Washington Nationals' Ivan Rodriguez (7) questions home plate umpire Lance Barksdale after being called out on strikes against the Florida Marlins during the second inning of a baseball game in Miami, Sunday, May 8, 2011. Teams around the league wore pink-colored equipment in honor of Mother's Day. (AP Photo/Alan Diaz)
On Sunday, equipment in the Washington Nationals club house came in an unusual color for a major league ball club: the bats, shoes, and wristbands all came in pink.
Sure, they are jocks, but they love their mothers too.
"I'm a bit of a momma's boy myself," manager Jim Riggleman said to MLB.com. "My step-father came into the picture later, but I'm particularly close to my mother. Every day is mother's day for me."
For the past several years, players around the league have picked up pink gear in honor of Mother's Day and to support cancer awareness.
"The commitment from clubs, players, and fans alike in the fight against breast cancer is truly special," said commissioner Bud Selig. "We are proud to highlight our efforts and increase awareness through our Mother's Day celebration."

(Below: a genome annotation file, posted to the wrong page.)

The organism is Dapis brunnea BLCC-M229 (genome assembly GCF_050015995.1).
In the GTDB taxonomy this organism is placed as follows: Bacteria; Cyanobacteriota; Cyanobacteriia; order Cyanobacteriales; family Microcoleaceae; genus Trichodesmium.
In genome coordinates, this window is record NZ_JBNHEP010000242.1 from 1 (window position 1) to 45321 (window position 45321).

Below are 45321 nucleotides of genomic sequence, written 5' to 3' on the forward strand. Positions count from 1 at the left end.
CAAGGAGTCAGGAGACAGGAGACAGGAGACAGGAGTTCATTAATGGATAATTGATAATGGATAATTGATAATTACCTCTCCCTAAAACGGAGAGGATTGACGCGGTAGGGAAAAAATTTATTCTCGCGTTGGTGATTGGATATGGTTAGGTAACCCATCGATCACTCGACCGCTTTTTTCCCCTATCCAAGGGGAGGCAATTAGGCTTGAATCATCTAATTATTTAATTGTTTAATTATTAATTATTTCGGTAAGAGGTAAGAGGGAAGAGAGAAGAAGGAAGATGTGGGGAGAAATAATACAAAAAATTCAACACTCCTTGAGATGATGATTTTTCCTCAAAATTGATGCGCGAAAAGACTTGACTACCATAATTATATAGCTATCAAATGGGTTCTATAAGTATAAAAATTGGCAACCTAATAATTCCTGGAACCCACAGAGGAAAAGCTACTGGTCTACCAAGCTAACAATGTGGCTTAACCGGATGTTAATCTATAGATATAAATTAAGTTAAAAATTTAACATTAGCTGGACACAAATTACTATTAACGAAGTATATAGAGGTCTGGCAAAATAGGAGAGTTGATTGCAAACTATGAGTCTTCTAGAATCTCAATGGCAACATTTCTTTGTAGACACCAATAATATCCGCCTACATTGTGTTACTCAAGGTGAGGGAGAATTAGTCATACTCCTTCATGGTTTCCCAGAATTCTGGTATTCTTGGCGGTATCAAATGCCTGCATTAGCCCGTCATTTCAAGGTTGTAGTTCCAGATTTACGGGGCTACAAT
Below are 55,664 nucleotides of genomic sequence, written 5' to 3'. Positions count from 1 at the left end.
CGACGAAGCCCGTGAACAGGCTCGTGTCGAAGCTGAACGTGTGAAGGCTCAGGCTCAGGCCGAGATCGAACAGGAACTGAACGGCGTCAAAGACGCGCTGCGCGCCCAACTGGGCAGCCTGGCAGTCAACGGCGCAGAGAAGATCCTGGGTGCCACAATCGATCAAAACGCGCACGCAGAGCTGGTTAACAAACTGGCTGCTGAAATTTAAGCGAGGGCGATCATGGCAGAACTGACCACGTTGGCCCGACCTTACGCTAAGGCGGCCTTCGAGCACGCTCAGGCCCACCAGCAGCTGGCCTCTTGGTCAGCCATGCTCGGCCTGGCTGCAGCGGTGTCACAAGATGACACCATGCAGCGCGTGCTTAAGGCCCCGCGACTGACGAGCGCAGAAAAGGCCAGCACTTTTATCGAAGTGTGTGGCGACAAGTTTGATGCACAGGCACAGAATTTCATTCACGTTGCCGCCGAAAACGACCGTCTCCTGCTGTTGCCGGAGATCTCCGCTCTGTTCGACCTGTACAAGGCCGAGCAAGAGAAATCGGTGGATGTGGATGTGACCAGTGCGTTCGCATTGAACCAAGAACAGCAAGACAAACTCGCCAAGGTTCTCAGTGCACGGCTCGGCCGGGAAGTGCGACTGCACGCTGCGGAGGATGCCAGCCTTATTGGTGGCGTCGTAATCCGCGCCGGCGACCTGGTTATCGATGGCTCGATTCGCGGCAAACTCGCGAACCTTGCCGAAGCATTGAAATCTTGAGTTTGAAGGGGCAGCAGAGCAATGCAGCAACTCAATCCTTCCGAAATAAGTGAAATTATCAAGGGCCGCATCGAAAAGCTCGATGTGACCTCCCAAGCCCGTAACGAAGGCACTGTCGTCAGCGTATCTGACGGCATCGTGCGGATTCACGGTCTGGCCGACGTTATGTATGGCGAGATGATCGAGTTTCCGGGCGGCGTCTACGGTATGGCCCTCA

Each major league team selects an Honorary Bat Girl on Mother's Day, chosen from a group of entrants whose lives have in some way been impacted by breast cancer.
This year, Cathy Collei, of Olney, Md., was selected by the Washington Nationals. A resident of Annapolis, Brigid Morahan, was chosen to be the Honorary Bat Girl for the Orioles.
Also on Mother's Day, bat manufacturer Louisville Slugger roll out a special Mother's Day bat, all in pink, for sale at stadiums and at MLB's website. Proceeds from the sales go to support the Susan G. Komen breast cancer awareness charity.
Taking the pink theme to the next level this year, Nats' catcher Ivan Rodriguez donned a pink catcher's mask and chest protector against the Marlins.
The Nationals' heart was in the right place Sunday, but their effort was lackluster. Finishing with a score only a mother could love, the Nationals got thumped by the Florida Marlins, 8 - 0.